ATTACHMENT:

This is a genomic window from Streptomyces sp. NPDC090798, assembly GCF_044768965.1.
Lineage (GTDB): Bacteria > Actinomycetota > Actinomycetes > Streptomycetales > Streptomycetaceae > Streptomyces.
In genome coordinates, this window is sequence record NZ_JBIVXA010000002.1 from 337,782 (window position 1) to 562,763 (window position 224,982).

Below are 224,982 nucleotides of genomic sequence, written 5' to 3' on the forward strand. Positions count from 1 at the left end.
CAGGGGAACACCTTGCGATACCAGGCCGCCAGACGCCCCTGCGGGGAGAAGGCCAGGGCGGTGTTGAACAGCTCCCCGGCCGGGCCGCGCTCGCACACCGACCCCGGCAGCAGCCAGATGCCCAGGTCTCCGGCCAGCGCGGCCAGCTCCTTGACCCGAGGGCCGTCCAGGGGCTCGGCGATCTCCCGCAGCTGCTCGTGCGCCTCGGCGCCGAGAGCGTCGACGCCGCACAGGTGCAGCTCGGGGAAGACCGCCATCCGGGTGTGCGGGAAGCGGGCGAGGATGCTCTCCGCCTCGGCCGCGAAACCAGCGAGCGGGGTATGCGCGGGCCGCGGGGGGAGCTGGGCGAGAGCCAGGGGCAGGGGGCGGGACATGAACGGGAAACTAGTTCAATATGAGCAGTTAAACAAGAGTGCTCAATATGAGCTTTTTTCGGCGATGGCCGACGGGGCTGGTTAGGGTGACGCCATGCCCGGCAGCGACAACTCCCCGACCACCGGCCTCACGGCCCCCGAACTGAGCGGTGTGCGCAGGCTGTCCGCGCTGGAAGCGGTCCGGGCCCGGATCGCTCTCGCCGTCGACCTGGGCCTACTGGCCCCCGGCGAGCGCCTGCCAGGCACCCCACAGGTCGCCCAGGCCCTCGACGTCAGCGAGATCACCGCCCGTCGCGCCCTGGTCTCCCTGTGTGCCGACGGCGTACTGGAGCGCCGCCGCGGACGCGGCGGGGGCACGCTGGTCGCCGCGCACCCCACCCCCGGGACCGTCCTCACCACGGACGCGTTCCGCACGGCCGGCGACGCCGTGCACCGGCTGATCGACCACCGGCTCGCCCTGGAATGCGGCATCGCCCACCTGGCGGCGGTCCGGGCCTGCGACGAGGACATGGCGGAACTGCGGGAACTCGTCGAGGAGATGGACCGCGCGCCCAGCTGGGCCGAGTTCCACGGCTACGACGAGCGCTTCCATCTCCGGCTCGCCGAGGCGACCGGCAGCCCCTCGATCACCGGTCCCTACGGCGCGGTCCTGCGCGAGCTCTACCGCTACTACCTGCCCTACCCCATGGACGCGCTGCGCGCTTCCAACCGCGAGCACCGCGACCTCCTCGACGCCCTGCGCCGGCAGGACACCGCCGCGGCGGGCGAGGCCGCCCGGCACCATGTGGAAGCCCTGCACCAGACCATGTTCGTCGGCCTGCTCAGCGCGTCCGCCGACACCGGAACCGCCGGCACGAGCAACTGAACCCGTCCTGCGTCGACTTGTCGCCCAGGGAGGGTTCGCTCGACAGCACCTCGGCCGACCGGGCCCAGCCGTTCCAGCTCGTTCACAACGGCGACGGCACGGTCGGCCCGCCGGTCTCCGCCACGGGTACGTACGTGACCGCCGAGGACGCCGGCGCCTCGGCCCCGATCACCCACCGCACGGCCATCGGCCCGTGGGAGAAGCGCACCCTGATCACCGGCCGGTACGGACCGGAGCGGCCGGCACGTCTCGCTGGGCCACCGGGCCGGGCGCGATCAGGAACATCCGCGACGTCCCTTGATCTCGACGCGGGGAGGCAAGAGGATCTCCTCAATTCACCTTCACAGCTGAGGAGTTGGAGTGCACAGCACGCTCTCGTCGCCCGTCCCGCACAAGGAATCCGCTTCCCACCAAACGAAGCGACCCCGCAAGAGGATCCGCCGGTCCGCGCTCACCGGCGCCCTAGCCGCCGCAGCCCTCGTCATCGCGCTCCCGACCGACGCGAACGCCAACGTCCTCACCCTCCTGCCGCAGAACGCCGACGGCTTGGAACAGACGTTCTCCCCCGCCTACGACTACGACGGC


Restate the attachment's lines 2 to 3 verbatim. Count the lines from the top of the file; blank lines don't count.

Lineage (GTDB): Bacteria > Actinomycetota > Actinomycetes > Streptomycetales > Streptomycetaceae > Streptomyces.
In genome coordinates, this window is sequence record NZ_JBIVXA010000002.1 from 337,782 (window position 1) to 562,763 (window position 224,982).